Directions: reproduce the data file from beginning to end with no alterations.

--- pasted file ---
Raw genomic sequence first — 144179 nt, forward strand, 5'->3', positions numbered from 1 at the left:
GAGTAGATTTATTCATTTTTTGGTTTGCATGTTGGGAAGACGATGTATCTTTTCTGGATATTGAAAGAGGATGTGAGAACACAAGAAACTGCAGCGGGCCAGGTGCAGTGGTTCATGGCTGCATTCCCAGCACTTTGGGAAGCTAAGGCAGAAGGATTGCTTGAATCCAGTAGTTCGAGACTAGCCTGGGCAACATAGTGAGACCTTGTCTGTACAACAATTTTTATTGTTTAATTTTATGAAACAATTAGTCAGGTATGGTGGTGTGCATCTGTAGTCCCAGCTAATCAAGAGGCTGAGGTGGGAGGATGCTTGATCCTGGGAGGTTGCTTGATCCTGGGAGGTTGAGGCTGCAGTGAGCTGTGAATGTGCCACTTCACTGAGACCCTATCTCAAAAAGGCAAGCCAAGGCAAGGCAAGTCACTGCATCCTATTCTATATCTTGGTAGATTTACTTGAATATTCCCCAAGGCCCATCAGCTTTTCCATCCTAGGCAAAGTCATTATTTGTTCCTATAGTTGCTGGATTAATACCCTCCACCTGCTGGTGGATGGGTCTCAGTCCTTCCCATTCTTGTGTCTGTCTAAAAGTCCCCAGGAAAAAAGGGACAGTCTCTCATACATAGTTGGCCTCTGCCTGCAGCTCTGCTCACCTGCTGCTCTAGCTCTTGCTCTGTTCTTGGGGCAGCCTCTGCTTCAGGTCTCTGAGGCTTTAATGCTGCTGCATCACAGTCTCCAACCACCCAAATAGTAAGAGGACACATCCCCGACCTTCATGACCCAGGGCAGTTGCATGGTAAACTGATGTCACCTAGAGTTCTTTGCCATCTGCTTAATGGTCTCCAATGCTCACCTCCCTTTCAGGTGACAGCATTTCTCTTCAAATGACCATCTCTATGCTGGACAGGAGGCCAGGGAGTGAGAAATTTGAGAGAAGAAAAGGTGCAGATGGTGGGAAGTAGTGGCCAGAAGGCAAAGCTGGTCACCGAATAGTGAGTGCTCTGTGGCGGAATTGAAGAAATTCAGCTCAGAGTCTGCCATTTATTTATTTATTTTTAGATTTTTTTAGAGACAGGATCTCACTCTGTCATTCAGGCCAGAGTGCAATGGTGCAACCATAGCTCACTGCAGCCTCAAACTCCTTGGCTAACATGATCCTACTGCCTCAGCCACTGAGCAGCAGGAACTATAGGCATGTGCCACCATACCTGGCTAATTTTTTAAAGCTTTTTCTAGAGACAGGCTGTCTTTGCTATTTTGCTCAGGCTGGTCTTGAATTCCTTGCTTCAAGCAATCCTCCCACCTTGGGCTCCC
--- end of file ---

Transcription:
Raw genomic sequence first — 144179 nt, forward strand, 5'->3', positions numbered from 1 at the left:
GAGTAGATTTATTCATTTTTTGGTTTGCATGTTGGGAAGACGATGTATCTTTTCTGGATATTGAAAGAGGATGTGAGAACACAAGAAACTGCAGCGGGCCAGGTGCAGTGGTTCATGGCTGCATTCCCAGCACTTTGGGAAGCTAAGGCAGAAGGATTGCTTGAATCCAGTAGTTCGAGACTAGCCTGGGCAACATAGTGAGACCTTGTCTGTACAACAATTTTTATTGTTTAATTTTATGAAACAATTAGTCAGGTATGGTGGTGTGCATCTGTAGTCCCAGCTAATCAAGAGGCTGAGGTGGGAGGATGCTTGATCCTGGGAGGTTGCTTGATCCTGGGAGGTTGAGGCTGCAGTGAGCTGTGAATGTGCCACTTCACTGAGACCCTATCTCAAAAAGGCAAGCCAAGGCAAGGCAAGTCACTGCATCCTATTCTATATCTTGGTAGATTTACTTGAATATTCCCCAAGGCCCATCAGCTTTTCCATCCTAGGCAAAGTCATTATTTGTTCCTATAGTTGCTGGATTAATACCCTCCACCTGCTGGTGGATGGGTCTCAGTCCTTCCCATTCTTGTGTCTGTCTAAAAGTCCCCAGGAAAAAAGGGACAGTCTCTCATACATAGTTGGCCTCTGCCTGCAGCTCTGCTCACCTGCTGCTCTAGCTCTTGCTCTGTTCTTGGGGCAGCCTCTGCTTCAGGTCTCTGAGGCTTTAATGCTGCTGCATCACAGTCTCCAACCACCCAAATAGTAAGAGGACACATCCCCGACCTTCATGACCCAGGGCAGTTGCATGGTAAACTGATGTCACCTAGAGTTCTTTGCCATCTGCTTAATGGTCTCCAATGCTCACCTCCCTTTCAGGTGACAGCATTTCTCTTCAAATGACCATCTCTATGCTGGACAGGAGGCCAGGGAGTGAGAAATTTGAGAGAAGAAAAGGTGCAGATGGTGGGAAGTAGTGGCCAGAAGGCAAAGCTGGTCACCGAATAGTGAGTGCTCTGTGGCGGAATTGAAGAAATTCAGCTCAGAGTCTGCCATTTATTTATTTATTTTTAGATTTTTTTAGAGACAGGATCTCACTCTGTCATTCAGGCCAGAGTGCAATGGTGCAACCATAGCTCACTGCAGCCTCAAACTCCTTGGCTAACATGATCCTACTGCCTCAGCCACTGAGCAGCAGGAACTATAGGCATGTGCCACCATACCTGGCTAATTTTTTAAAGCTTTTTCTAGAGACAGGCTGTCTTTGCTATTTTGCTCAGGCTGGTCTTGAATTCCTTGCTTCAAGCAATCCTCCCACCTTGGGCTCCC